Superstitious religions sound very stupid, but the cult of unreason has its reasons that only the masters understand. Some of these orders are not just irrational, they are lethal: if they can claim you insult(ed) their little godly doggie god in the sky the excellent Judeo-Christiano-Muslim authorities could, or would outright order you killed.

Hence irrationality did not just rule, it killed, and demanded the utmost respect, doing so, lest it would have another irrational reason to kill you.

Let me insist: the very irrationality of religious commands enables the authorities to exert power whimsically. So it is the reign of Sharia, not Human Ethology (the later been approached by Roman law).

In the third century BCE, Chinese administrator Li Bing eliminated the sacrifice of young maidens to a river god during the conquest of Sichuan by the First Emperor. He called the bluff of a local racket in which families rid themselves of unwanted daughters while getting rich on the compensation they received. Thus “irrational” rituals bring all too rational, very prosaic gain.

Jared Diamond observes that embracing irrationality is the greatest divide between the fanatics and the rest (fanatics means: coming out of the FANUM, the temple):

“No other feature of religion creates a bigger divide between religious believers and modern secular people, to whom it staggers the imagination that anyone could entertain such beliefs. No other feature creates a bigger divide between believers in two different religions, each of whom firmly believes its own beliefs but considers it absurd that the other religion’s believers believe those other beliefs. Why, nevertheless, are supernatural beliefs such universal features of religions?”

As we just saw, “irrational” beliefs are something else reason to get ahead. Pure irrationality is rare. Searching the reasons behind apparent irrationality, what’s hiding in the Dark, oft reveals causality in full.

Jared Diamond rejects the explanation that believing in irrational things is just due to ignorance. Instead he views it as necessary for identifying in groups. There is no doubt that this is a factor. But one does not need sheer absurdities to identify in a group. Middle Age Muslims for example requested Jews and Christians to wear clothing which could identify them. So dressing in a special way can work.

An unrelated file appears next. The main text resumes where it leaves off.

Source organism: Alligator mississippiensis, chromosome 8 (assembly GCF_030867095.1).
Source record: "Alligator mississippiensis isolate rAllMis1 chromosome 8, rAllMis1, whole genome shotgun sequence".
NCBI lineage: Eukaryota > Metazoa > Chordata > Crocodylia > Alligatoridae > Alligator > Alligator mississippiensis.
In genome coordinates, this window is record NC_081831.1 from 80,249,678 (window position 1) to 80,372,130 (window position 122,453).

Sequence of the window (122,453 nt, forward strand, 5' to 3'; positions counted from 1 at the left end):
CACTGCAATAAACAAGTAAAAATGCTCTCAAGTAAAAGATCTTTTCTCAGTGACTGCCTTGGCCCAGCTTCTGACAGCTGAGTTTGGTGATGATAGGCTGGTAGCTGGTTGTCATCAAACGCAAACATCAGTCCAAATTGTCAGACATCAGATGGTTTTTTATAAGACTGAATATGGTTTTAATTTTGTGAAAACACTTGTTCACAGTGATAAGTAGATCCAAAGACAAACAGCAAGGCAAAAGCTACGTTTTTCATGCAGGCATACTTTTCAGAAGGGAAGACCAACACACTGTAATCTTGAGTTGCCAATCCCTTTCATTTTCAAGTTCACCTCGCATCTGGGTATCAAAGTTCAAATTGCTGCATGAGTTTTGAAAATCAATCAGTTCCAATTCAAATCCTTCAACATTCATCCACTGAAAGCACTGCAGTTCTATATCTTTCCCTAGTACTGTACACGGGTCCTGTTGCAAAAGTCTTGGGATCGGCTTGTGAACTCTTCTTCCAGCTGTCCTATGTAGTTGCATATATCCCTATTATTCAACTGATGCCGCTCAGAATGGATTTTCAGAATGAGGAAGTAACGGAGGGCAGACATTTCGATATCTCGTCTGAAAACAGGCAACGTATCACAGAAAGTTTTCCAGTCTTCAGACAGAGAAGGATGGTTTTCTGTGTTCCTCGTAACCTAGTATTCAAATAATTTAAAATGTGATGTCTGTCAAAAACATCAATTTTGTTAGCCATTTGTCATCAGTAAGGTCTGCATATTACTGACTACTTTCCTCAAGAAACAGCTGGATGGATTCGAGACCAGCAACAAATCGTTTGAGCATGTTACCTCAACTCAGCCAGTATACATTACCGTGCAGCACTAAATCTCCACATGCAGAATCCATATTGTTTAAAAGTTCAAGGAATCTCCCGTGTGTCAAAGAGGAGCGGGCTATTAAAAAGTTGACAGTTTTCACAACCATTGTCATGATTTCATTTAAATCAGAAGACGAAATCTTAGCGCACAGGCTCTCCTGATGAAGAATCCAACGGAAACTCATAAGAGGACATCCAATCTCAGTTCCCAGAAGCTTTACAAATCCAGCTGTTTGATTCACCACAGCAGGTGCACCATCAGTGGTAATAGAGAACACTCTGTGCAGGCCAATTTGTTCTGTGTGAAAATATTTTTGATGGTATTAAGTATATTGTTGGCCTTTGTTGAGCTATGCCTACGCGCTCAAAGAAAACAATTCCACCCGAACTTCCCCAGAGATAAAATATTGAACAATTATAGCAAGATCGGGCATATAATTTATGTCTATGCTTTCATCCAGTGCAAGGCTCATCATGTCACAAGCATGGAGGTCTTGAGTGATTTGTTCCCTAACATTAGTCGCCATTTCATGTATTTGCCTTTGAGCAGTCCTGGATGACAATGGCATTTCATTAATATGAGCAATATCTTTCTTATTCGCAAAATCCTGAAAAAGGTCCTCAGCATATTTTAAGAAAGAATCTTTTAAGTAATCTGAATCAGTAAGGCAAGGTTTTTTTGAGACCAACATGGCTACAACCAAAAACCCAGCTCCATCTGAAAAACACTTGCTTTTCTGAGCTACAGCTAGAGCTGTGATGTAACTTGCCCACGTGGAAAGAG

In conclusion, Jared Diamond claims that “it’s irrational to be religious. Supernatural beliefs might not make sense, but they endure because they’re so emotionally satisfying.”

Well, sorry Jared, that’s mostly missing the point. There is a higher reason for imposing (the religion of) irrationality. The point is that irrationality makes people brainless, and thus easy to rule.

However, humans are naturally rational. So irrationality has to be taught, and preached. Some may sneer and ponder what’s in it for We The People. Why would We The People be so easily seduced by their own subjugation?

It is not as if the subjugation was a secret: Christianism brandishes “The Lord”, and compare people to “sheep” to be led (to slaughter?). Islam literally means: “submission”, from root of aslama “he resigned, he surrendered, he submitted.”

So what We The People get in exchange is… irrationality, a rest from the human condition. And just like the Lords themselves, brandishing irrationality to generate fear, cruelty, submission… We The People can do the same.

In almost all societies, killing “legally” within a tribe or clan is granted only to those with great authority. Thus ritual human sacrifice serves power structures—who sits at the top of the social hierarchy.

In a study published in Nature, Joseph Watts, a specialist in cultural evolution at the University of Auckland in New Zealand, and colleagues analysed 93 traditional cultures in Austronesia (the region that embraces dozens of thousands of islands in the Pacific and Indonesia). The key was to analyze them before they were influenced by colonization and major world religions (generally in the late 19th and early 20th centuries).